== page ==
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The Bahrain Grand Prix may have brought Formula One into the media spotlight like never before but this isn't necessarily negative across the board in the sport. It puts things into perspective for other race promoters who have been accused of having problems with their events as they clearly pale in comparison to the troubles faced by Bahrain. Australia is a good example.
Except for the events on track, the only news we tend to hear about the Australian GP is how the race is under threat due to the government investment in it. The reality is that there are another three years left on its contract and, far from being a burden, the race generates a 254% return on investment for the government according to F1's industry monitor Formula Money.
The negative press coupled with the furore about Bahrain has been so strong this year that it managed to muffle the impressive news that the 2012 Australian GP had the highest four day attendance for the race since 2005. Spectator numbers were up 5.3% on 2011 with a total of 313,700 people visiting Albert Park during the course of the GP and 114,900 turning up on race day alone - a stark contrast to the handful of people in the Bahrain grandstands on Friday.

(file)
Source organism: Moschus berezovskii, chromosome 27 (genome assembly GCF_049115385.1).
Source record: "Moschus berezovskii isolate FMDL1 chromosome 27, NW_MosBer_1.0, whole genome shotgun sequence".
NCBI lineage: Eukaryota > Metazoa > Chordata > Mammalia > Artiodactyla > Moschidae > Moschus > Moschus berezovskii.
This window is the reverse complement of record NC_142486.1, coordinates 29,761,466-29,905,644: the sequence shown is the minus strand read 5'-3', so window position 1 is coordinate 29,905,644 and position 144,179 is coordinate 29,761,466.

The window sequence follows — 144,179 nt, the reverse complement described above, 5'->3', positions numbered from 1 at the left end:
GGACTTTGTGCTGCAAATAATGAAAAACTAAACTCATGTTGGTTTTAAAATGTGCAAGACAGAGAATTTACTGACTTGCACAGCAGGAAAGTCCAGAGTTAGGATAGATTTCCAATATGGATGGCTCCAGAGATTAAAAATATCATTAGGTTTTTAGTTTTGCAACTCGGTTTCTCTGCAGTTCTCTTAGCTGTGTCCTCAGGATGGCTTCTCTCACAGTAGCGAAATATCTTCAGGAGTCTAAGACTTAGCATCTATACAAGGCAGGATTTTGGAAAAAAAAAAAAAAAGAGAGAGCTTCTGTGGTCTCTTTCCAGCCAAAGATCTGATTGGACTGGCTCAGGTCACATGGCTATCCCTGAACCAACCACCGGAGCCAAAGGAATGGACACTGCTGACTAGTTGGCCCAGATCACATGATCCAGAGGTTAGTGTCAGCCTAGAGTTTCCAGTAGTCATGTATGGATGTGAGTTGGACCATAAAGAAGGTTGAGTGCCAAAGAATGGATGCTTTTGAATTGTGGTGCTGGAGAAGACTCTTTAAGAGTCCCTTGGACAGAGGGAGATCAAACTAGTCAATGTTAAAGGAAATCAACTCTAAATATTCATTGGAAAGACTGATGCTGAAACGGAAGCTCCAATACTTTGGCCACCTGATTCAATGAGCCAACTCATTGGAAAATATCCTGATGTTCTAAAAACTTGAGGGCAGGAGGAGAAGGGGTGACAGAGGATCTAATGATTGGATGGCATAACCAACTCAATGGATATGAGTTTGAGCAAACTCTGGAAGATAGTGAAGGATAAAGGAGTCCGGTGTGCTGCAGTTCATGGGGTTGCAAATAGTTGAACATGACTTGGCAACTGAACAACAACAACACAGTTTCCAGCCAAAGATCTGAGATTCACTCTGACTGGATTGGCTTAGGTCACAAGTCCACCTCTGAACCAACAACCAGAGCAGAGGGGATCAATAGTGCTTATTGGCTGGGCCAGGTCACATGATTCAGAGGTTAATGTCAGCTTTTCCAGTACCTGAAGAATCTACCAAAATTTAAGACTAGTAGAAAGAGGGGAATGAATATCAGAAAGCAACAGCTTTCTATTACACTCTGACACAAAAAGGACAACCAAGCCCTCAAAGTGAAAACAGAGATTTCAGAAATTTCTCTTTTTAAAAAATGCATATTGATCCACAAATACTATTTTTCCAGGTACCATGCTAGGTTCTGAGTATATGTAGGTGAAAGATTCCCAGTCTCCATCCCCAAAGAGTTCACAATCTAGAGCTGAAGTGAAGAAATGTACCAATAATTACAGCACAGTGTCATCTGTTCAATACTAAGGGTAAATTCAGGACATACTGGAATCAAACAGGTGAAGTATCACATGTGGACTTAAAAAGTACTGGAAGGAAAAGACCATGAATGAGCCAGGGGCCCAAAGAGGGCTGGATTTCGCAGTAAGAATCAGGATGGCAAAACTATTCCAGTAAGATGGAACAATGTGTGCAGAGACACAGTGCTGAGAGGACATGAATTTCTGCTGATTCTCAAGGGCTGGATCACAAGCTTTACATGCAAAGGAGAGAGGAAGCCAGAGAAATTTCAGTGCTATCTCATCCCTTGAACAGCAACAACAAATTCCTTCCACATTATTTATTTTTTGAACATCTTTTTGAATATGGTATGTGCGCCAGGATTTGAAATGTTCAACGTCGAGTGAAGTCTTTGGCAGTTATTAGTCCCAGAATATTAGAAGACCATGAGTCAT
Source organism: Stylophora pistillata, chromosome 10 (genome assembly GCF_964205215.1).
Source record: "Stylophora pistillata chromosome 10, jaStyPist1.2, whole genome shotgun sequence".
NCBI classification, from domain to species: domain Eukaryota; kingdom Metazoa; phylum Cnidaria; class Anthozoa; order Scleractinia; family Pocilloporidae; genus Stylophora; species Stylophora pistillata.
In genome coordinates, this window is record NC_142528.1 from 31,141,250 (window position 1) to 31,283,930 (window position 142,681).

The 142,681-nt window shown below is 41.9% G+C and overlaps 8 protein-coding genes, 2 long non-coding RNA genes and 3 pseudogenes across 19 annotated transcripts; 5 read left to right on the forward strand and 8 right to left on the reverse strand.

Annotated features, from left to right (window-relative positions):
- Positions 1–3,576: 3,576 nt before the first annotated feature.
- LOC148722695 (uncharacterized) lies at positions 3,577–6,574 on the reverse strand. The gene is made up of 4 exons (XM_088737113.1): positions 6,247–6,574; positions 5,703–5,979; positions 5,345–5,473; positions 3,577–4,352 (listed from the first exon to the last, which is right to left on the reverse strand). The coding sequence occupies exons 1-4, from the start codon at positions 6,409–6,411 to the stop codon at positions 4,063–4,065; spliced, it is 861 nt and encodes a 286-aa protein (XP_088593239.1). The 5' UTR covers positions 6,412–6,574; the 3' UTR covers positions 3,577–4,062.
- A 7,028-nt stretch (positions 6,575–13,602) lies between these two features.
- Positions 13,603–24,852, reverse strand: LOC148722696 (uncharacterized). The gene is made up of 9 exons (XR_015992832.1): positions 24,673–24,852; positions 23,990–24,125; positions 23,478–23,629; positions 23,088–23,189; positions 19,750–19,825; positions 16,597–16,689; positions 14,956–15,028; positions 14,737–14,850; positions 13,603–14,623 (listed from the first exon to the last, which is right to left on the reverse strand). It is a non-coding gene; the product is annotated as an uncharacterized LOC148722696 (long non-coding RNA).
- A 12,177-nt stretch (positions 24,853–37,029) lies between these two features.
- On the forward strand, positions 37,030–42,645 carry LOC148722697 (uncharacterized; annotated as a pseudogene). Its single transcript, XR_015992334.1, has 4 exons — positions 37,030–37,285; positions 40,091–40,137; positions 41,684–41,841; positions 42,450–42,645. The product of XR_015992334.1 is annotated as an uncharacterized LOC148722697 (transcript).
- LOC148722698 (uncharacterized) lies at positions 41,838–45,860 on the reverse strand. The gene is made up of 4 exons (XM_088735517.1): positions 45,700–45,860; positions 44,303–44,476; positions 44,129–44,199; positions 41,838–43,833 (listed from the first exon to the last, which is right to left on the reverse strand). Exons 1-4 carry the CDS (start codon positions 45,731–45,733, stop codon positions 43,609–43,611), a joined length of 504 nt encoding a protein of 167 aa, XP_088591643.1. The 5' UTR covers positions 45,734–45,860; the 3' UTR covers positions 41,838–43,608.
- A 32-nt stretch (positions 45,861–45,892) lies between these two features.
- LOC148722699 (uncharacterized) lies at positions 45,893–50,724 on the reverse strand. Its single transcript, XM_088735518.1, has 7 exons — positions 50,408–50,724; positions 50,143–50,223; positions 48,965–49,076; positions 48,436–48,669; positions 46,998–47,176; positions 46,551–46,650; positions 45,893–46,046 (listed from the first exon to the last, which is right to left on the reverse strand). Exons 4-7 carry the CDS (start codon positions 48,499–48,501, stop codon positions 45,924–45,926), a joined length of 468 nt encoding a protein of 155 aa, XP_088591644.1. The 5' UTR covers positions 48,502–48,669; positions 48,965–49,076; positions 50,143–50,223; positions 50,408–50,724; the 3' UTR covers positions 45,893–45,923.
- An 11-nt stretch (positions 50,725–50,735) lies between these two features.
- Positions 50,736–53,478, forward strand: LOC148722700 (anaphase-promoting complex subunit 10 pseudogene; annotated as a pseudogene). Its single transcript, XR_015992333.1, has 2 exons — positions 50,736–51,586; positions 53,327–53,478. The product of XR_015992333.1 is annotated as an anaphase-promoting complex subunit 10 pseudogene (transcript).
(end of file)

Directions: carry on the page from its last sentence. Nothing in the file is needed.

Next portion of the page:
Andrew Westacott, chief executive of the Australian Grand Prix Corporation, puts the increase in visitor numbers down to upgradeable tickets and says that "general admission patrons could pay a premium on their ticket and receive A-grade viewing at turn 15 including bean bags, deck chairs and their own bar...That's what drove attendance and it was the best we've had since 2005."
Merchandise and catering sales from this year's race were up 20% on 2011 and although the sales revenue is still being calculated, it is believed to have already jumped from £15.5m in 2010 to £17.1m last year. Melbourne undoubtedly benefits from its prized place as F1's season-opener and it brings some little-known history with it as in 2013 it will be 60 years since the city hosted its first Grand Prix. It is this kind of achievement that a venue like Bahrain can only dream of emulating.
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